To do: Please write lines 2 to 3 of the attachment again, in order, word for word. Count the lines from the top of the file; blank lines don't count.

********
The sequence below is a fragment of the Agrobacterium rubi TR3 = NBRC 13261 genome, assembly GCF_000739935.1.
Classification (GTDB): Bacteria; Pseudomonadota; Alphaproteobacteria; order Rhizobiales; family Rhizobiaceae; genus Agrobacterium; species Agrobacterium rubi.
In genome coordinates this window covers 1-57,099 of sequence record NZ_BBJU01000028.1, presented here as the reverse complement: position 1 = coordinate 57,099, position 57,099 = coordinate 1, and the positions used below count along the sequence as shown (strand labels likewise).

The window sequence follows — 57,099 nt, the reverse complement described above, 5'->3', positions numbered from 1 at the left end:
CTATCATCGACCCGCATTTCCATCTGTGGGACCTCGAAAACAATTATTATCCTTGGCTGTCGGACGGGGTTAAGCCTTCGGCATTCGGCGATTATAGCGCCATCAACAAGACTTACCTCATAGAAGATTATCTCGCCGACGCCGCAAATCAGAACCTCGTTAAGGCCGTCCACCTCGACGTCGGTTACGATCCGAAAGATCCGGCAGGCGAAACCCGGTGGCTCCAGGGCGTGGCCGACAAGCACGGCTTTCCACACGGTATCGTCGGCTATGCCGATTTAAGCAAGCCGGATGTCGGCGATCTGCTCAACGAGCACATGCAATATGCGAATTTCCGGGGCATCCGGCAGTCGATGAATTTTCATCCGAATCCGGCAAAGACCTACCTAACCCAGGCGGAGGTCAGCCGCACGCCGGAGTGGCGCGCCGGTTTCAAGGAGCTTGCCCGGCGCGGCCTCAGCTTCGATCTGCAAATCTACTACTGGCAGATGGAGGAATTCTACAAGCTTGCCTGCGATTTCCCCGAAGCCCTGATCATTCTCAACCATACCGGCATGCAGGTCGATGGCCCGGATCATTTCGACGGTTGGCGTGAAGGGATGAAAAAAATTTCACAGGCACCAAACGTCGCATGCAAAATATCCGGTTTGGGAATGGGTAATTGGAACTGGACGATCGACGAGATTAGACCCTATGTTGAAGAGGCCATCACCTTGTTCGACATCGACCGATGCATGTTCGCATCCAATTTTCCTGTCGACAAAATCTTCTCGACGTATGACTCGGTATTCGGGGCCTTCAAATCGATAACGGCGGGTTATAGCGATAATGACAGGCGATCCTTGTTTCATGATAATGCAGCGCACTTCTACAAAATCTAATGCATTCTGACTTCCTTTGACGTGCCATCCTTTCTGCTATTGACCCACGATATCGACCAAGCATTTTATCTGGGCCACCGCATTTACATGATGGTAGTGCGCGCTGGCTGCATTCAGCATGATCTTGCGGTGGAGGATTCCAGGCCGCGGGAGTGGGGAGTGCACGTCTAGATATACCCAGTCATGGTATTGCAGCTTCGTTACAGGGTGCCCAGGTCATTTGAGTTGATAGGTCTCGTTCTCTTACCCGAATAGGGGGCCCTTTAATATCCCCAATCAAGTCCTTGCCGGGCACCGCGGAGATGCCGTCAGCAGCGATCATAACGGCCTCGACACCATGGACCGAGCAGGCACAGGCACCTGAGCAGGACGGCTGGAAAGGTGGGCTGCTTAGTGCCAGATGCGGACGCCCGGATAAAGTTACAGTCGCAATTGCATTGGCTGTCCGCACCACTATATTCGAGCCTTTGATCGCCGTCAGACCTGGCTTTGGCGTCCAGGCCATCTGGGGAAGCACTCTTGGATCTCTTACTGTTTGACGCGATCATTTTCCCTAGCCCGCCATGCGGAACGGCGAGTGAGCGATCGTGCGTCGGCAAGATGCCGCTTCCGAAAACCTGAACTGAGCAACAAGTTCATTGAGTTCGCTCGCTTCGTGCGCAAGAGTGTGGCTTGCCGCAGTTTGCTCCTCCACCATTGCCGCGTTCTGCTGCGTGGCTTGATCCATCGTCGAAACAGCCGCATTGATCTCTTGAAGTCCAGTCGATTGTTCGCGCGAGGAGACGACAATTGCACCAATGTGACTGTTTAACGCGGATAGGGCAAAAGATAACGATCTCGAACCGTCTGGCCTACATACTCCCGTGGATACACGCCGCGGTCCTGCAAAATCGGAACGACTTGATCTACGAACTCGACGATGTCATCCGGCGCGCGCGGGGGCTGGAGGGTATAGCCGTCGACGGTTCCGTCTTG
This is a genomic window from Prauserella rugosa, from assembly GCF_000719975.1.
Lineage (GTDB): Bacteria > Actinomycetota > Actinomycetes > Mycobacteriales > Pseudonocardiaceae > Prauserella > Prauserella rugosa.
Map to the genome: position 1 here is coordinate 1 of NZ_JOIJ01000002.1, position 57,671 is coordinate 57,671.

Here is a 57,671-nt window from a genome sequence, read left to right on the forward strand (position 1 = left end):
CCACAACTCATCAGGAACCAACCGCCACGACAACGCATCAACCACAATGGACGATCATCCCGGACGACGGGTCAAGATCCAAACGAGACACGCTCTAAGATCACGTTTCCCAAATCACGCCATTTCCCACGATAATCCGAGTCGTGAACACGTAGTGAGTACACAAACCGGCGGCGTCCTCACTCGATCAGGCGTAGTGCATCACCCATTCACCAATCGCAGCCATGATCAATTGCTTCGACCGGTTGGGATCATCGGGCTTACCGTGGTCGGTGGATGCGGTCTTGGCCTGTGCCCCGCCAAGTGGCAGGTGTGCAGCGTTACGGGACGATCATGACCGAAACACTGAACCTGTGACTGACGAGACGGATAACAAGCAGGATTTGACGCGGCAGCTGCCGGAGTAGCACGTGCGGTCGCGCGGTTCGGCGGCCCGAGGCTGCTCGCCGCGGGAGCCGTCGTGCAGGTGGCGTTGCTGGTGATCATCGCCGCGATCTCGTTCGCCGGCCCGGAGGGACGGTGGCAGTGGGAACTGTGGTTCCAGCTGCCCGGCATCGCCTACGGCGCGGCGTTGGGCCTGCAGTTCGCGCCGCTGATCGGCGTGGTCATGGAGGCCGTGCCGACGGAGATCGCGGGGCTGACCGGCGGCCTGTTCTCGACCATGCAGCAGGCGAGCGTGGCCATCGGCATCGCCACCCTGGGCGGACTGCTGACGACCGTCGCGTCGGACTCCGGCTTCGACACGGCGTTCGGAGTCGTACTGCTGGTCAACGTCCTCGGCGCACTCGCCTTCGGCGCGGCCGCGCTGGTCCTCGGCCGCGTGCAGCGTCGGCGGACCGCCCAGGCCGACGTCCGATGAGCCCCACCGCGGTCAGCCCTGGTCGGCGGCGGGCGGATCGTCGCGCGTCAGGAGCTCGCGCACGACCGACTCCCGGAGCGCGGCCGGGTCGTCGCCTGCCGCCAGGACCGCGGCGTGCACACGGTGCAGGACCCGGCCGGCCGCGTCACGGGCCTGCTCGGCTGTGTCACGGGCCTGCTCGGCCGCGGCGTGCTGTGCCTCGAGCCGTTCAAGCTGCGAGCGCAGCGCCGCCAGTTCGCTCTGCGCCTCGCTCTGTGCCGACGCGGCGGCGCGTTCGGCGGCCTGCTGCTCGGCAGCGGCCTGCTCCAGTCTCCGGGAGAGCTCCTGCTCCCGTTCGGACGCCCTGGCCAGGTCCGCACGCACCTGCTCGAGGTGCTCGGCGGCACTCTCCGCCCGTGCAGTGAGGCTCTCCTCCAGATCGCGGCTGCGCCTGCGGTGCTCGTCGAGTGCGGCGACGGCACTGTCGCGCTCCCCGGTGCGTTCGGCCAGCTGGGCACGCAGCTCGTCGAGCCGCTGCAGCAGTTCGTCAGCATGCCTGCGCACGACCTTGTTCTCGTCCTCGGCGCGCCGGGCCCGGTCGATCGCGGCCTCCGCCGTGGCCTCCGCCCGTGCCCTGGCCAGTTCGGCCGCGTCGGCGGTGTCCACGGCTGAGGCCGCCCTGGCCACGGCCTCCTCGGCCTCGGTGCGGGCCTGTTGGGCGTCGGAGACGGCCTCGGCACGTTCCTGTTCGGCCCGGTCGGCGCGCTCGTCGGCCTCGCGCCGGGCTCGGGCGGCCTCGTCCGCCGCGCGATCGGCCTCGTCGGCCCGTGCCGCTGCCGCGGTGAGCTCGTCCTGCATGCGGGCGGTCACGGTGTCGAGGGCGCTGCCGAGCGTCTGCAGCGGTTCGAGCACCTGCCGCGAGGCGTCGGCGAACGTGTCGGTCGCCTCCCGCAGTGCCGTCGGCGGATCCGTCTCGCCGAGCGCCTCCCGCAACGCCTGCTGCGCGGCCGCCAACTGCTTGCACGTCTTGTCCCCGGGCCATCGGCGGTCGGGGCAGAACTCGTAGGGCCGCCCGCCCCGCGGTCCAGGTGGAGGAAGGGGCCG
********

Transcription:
Classification (GTDB): Bacteria; Pseudomonadota; Alphaproteobacteria; order Rhizobiales; family Rhizobiaceae; genus Agrobacterium; species Agrobacterium rubi.
In genome coordinates this window covers 1-57,099 of sequence record NZ_BBJU01000028.1, presented here as the reverse complement: position 1 = coordinate 57,099, position 57,099 = coordinate 1, and the positions used below count along the sequence as shown (strand labels likewise).